In basic terms, a legal separation addresses the same issues that raised in divorce cases, including distribution of assets and debts as well as matters pertaining to children. The only real distinction between a legal separation order and a divorce decree is that a divorce degree include provision terminating the marriage. By definition, a marriage does not end in a legal separation proceeding.
If you have completed the judicial process for a legal separation, you may have some questions about your status. As an important aside, you are served by retaining legal counsel to address issues associated with a legal separation. By taking such a course, you are in the position to protect your important rights and interests.
Many people have questions related to financial matters at the conclusion of a legal separation proceeding. For example, with a legal separation in place pursuant to a court order, you may now wonder how to file your income taxes.
Filing Federal Income Taxes Following a Legal Separation
One of the reasons some people elect to seek a legal separation rather than a divorce is because of the more adverse tax consequences of not filing as a married couple. Thus, in most cases, you benefit from continuing to file taxes jointly as a husband and wife.
The fact that you have the ability to continue to file taxes jointly as husband and wife does not always mean that is what you should do. There are situations in which a spouse may have some sort of legal issue or issues. These legal matters may be an underlying reason why the spouses determined the need to legally separate.
In these types of situations, when comes other type of legal issue may be at play, your interests may be better served by filing separately from your spouse. Ascertaining what to do in this type of situation usually is aided through the advice or professionals, including an attorney or an accountant or financial adviser.
Tax Filing Included in the Decree of Legal Separation
Oftentimes, the manner in which taxes are to be dealt with is included in the final decree granting a legal separation. This provision can be included through the negotiation of the parties. It can also be included by order of the judge if the spouses are not able to reach an agreement as to how to handle taxes once a legal separation is in place.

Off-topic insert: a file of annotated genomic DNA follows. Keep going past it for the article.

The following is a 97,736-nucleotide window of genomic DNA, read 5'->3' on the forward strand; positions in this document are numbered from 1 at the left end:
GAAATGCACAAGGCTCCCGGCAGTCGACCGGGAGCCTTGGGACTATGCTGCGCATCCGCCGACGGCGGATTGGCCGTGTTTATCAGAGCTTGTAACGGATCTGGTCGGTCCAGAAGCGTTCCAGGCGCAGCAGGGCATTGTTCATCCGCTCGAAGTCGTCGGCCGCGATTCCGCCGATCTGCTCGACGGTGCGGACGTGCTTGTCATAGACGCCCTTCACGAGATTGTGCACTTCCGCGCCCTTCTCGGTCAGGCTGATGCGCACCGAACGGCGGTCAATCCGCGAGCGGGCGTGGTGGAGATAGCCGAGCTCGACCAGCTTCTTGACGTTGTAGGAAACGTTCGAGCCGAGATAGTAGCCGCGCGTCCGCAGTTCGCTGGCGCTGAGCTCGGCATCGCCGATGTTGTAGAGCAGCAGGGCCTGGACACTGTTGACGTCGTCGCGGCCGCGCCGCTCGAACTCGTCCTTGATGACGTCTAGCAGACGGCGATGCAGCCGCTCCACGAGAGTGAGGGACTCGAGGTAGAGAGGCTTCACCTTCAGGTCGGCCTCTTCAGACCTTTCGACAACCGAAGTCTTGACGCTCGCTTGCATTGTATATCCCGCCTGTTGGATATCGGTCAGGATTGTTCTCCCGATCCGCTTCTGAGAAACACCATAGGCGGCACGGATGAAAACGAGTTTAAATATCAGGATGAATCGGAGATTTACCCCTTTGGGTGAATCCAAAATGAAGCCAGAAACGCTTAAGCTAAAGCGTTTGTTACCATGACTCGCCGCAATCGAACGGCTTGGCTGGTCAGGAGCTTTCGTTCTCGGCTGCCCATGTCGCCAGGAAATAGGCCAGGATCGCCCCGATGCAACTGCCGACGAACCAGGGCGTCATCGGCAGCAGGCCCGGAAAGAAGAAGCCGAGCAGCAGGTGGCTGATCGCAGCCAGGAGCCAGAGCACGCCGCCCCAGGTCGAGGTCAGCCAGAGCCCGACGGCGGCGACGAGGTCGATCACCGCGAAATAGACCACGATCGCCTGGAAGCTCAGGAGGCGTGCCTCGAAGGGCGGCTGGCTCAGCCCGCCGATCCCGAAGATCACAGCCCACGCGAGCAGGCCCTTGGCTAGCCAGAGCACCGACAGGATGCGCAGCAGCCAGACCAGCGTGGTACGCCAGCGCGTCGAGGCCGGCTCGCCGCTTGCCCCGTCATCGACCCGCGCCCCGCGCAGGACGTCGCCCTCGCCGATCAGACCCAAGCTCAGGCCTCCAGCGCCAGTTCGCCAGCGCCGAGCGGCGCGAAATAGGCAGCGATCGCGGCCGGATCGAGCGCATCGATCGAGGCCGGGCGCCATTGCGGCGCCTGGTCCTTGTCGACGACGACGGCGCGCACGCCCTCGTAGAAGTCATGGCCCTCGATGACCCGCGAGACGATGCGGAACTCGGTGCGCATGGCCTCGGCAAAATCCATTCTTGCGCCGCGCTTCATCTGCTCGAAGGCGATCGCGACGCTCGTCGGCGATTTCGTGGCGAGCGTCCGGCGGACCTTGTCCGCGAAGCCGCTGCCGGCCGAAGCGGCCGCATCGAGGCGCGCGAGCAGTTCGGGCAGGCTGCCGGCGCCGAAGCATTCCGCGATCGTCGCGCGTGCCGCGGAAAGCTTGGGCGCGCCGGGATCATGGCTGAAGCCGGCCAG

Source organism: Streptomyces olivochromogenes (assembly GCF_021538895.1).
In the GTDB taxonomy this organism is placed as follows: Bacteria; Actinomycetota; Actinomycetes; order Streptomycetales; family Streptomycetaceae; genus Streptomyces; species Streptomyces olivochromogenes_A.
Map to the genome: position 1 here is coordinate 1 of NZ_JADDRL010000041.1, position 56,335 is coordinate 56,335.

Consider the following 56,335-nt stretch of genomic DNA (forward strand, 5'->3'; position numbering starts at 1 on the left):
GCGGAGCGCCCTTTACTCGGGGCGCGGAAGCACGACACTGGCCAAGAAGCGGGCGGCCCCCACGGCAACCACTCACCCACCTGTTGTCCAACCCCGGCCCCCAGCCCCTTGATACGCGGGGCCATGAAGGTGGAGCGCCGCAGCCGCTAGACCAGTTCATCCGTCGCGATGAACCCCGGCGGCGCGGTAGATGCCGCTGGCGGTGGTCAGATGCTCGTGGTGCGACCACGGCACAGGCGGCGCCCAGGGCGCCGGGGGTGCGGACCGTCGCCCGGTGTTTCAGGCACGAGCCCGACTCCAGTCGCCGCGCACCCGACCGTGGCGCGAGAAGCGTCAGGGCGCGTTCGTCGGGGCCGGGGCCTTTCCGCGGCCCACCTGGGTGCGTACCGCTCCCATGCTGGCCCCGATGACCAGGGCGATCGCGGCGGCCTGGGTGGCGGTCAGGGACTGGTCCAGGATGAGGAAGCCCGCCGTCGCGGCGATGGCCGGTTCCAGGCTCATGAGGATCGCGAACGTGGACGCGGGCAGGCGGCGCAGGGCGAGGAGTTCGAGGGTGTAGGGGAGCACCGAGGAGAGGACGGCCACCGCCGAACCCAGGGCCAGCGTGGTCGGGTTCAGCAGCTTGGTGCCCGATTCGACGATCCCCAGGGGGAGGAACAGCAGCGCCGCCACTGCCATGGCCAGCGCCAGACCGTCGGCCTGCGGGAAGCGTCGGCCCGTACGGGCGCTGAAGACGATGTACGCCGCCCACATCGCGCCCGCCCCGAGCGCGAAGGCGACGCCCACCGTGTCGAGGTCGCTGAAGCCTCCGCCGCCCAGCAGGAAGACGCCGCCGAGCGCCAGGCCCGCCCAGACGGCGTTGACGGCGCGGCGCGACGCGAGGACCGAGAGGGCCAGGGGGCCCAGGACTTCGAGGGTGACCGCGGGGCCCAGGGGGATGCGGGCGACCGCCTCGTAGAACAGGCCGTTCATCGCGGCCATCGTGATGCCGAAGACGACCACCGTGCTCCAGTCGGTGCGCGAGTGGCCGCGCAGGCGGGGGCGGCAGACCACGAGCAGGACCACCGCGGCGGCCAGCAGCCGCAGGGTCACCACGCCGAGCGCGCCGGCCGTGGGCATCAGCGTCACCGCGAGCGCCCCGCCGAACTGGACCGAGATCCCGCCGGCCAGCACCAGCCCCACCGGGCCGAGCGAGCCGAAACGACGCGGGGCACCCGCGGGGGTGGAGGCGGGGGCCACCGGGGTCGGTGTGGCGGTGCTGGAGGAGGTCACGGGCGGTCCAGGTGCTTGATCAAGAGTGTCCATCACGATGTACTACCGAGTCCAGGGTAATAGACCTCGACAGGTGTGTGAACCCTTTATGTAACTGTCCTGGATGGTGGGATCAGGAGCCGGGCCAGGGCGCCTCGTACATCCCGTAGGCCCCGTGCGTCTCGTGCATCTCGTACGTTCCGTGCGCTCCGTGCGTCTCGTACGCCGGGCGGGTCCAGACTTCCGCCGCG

The legal separation order is also likely to spell out how the parties are to provide documentation to one another for the purposes of tax preparation. The mechanics of how tax returns will be prepared during the term of legal separation are also likely spelled out in the court decree.
Tax Deduction and Tax Credit Allocations
If the parties have determined that it is somehow in their interests to file separate tax returns, a legal separation order is likely to set forth how this will be structured. The manner in which you and your spouse will take advantage of tax deductions and tax credits is also likely to be enumerated within the confines of a legal separation order as well. For example, the decree is likely to set out which party will take a deduction for any children born of the marriage. In some cases, that particular deduction will alternate from spouse to spouse from one year to the next.
As referenced previously, when dealing with tax issues and legal separation, you are served in most instances obtaining professional assistance. Retaining the services of a skilled, experienced attorney is the first step in this process. An seasoned attorney will know what other professionals need to be brought into the mix to ensure your interests are protected, including when they come to taxes.
You can schedule an initial consultation with an attorney to discuss your case. The lawyer will provide an evaluation of your situation. You will also be able to present any questions or concerns that you have regarding your situation. As a general rule, there is no charge for an initial consultation with legal counsel.